He sees historians as making an unspoken assumption which he calls the Credulous Assumption. This holds that narratives of ancient 'historiography' are to be considered true, unless proven otherwise. I'll grant him that as it is the basic premise of most histories. So now we come to his Skeptical Assumption: No allegation of ancient 'historiography' is to be considered true unless proven. This sounds reasonable enough. As he makes quite clear modern law is based upon the same assumption. But he is describing an ideal situation.
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4 of 7 people found the following review helpful By Remus on July 31, 2012
Format: Hardcover
This is not a book I can casually recommend. But it is a superlative work of history, an important book, and possibly even a great book.

At the outset, De Arrizabalaga y Prado tells that he originally wanted to write a historical novel about Elagabalus, but the more he reviewed the sources, the more he distrusted anything they had to say. How, then, to create a narrative about Elagabalus with any integrity?

De Arrizabalaga y Prado decided to examine all the evidence we have about this emperor, subjecting it to a systematic review of his own invention, which owes more to his education in philosophy at Cambridge than to standard historical practice. Thus we have a new, even revolutionary, approach to writing history, which to this lifelong reader and student of history is both refreshing and exciting.

But I suspect the process will not be all that exciting to many readers. If you have no patience with long, detailed, impeccably constructed epistemological arguments, the author's methodology may bore you to tears. After all, you came to this book because you wanted to know more about the most scandalous and sex-mad emperor who ever lived, right? But what if all that scandal is so much smoke and mirrors? The author's examination of the evidence may strike you as dry, but I would call it "astringent"--and an astringent is needed here is wipe clean the endless layers of nonsense and invective that have grown up around Elagabalus beginning immediately after his death and continuing for centuries.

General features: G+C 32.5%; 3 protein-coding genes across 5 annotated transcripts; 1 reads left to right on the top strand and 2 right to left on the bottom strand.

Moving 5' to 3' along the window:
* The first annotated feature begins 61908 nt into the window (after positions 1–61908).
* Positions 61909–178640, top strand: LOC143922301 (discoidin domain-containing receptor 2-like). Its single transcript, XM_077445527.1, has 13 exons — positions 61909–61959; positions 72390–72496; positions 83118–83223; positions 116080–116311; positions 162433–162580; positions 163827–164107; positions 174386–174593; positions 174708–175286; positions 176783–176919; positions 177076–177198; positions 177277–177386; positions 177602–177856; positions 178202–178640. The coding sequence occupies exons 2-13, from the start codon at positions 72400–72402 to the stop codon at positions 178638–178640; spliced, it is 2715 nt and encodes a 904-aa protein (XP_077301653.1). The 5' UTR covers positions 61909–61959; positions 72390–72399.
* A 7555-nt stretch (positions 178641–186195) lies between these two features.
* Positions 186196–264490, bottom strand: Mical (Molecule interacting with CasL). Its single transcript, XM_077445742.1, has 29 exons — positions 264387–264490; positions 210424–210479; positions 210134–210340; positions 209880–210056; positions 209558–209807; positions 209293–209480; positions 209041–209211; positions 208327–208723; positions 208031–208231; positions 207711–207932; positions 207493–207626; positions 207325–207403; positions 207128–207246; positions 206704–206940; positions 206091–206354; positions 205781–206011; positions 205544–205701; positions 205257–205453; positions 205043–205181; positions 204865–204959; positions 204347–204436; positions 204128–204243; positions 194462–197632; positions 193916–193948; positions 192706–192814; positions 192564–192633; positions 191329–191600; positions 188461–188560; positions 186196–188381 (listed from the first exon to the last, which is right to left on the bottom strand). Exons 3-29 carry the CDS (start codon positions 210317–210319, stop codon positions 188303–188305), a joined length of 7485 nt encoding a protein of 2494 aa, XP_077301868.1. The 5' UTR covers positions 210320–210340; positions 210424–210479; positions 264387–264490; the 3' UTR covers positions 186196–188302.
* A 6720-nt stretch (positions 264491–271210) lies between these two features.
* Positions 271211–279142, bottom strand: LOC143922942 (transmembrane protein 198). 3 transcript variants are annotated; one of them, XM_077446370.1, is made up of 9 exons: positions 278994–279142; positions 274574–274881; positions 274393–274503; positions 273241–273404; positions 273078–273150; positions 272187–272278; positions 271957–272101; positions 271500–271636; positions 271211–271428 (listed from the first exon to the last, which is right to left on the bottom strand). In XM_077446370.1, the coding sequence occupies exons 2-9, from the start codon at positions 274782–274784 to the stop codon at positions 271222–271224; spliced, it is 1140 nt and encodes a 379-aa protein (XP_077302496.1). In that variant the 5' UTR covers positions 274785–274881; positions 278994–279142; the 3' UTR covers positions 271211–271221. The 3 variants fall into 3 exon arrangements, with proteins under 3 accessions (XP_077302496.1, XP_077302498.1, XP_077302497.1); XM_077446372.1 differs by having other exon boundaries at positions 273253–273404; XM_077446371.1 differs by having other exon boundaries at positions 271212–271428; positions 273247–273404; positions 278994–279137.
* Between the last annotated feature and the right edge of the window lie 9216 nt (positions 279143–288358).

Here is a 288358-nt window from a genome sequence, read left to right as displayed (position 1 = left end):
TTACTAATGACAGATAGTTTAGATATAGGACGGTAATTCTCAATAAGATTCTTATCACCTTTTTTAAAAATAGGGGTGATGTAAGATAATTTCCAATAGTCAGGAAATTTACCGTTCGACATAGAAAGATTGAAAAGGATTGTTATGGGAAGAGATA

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4 of 15 people found the following review helpful By A. Kalman on August 20, 2010
Format: Hardcover
Few emperors are known almost exclusively for their peculiarities and perversions, but on the short list of qualified applicants, Elagabalus rises to the top. The 19th Century antiquarian S.W. Stevenson, ever a delight for his artfully delivered comments, did not fail to deliver in his summary of Elagabalus whom he called : "...the most cruel and infamous wretch that ever disgraced humanity and polluted a throne..." Elagabalus and his family had lived in Rome during the reign of Caracalla, who was rumored to have been Elagabalus' natural father. When Caracalla was murdered, his prefect and successor, Macrinus, recalled the family to their homeland of Syria. Upon arriving, Elagabalus assumed his role as hereditary priest of the Emesan sun-god Heliogabalus. For the Roman soldiers in the vicinity, who engaged in the common practice of solar worship, and who had fond memories of the slain Caracalla, Elagabalus was an ideal candidate for emperor. He soon was hailed emperor against Macrinus, who was defeated in a pitched battle just outside Antioch.
Conservative Rome was introduced to their new emperor's eccentricities and religious fervor when they learned of his overland journey from Emesa to Rome, with a sacred "Phallic Shaped" meteorite in tow!